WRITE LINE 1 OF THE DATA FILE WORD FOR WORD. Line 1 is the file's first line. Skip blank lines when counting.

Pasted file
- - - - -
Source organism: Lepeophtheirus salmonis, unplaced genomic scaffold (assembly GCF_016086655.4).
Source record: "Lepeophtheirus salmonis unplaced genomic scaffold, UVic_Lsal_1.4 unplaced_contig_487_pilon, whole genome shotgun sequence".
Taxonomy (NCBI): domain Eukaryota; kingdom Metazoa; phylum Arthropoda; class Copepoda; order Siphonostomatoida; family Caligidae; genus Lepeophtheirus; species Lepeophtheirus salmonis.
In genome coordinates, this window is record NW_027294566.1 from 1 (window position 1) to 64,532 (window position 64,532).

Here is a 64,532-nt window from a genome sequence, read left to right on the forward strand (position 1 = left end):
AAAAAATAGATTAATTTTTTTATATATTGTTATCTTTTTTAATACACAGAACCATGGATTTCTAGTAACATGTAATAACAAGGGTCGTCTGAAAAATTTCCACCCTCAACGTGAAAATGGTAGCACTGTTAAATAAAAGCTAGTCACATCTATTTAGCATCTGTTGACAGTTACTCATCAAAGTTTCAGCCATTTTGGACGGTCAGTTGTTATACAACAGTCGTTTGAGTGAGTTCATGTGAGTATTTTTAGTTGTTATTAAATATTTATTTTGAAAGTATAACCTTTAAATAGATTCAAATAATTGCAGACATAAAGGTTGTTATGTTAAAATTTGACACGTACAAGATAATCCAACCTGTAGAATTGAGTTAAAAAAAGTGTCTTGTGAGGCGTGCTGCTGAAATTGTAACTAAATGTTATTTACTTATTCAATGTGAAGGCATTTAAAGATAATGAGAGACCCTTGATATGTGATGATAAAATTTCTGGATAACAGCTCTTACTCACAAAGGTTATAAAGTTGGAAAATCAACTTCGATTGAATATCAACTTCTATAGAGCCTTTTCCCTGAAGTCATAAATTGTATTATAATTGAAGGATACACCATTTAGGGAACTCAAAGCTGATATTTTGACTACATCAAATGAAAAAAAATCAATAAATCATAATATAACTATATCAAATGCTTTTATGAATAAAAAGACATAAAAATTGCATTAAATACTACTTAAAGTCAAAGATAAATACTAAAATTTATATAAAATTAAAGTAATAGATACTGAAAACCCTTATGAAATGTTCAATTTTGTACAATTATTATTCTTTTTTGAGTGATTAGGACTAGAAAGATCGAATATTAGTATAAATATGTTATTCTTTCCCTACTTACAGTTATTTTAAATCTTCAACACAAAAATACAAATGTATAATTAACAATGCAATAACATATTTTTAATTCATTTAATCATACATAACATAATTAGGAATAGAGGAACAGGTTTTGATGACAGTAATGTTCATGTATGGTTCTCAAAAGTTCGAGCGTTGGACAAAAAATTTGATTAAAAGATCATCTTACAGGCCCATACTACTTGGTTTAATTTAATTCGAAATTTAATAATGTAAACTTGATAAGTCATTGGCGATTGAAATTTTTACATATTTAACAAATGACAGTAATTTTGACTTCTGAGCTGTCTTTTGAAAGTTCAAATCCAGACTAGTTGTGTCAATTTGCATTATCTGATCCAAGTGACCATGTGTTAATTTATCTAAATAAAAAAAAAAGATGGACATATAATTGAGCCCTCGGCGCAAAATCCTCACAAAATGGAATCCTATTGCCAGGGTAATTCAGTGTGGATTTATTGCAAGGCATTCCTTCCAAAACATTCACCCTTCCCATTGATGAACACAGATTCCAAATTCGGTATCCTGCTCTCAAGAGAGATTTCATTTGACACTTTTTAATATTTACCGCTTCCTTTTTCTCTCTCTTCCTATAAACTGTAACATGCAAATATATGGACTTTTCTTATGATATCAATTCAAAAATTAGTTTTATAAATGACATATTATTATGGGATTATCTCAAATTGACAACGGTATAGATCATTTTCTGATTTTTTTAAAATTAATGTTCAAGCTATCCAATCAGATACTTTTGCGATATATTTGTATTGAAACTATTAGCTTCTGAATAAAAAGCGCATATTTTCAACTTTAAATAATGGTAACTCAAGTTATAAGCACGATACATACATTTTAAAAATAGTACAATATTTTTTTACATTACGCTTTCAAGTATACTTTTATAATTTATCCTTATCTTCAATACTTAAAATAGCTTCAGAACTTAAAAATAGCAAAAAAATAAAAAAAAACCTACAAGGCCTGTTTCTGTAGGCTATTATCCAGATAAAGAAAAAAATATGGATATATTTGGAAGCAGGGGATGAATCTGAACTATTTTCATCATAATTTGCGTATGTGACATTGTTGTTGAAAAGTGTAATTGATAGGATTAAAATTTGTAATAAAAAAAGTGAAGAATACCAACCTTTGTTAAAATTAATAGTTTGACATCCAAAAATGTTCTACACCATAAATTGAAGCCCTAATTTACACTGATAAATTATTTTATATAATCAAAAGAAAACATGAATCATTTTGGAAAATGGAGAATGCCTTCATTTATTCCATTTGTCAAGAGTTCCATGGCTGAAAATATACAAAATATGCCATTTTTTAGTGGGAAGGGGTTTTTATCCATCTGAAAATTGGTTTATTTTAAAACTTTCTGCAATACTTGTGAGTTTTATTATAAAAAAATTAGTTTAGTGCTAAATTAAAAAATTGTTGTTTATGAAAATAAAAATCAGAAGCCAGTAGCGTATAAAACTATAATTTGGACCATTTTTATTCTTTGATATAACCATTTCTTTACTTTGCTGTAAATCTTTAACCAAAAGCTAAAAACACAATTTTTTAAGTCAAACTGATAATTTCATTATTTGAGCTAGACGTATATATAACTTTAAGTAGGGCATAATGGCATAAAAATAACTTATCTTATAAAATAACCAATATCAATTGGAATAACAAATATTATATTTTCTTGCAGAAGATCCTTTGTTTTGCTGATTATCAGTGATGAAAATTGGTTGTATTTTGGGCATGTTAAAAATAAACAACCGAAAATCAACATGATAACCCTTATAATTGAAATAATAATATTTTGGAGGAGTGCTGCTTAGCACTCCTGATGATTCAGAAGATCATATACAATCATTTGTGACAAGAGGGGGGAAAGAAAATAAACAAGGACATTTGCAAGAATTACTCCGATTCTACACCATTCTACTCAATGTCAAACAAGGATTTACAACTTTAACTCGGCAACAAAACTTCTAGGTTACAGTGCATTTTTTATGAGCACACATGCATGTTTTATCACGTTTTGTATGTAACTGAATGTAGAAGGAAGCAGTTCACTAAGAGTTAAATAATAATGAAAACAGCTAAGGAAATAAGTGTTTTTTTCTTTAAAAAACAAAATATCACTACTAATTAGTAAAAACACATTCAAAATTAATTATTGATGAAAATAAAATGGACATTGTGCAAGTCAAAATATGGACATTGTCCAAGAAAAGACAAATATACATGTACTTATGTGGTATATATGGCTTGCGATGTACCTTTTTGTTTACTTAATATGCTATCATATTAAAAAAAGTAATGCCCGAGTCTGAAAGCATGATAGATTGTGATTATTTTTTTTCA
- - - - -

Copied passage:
Source organism: Lepeophtheirus salmonis, unplaced genomic scaffold (assembly GCF_016086655.4).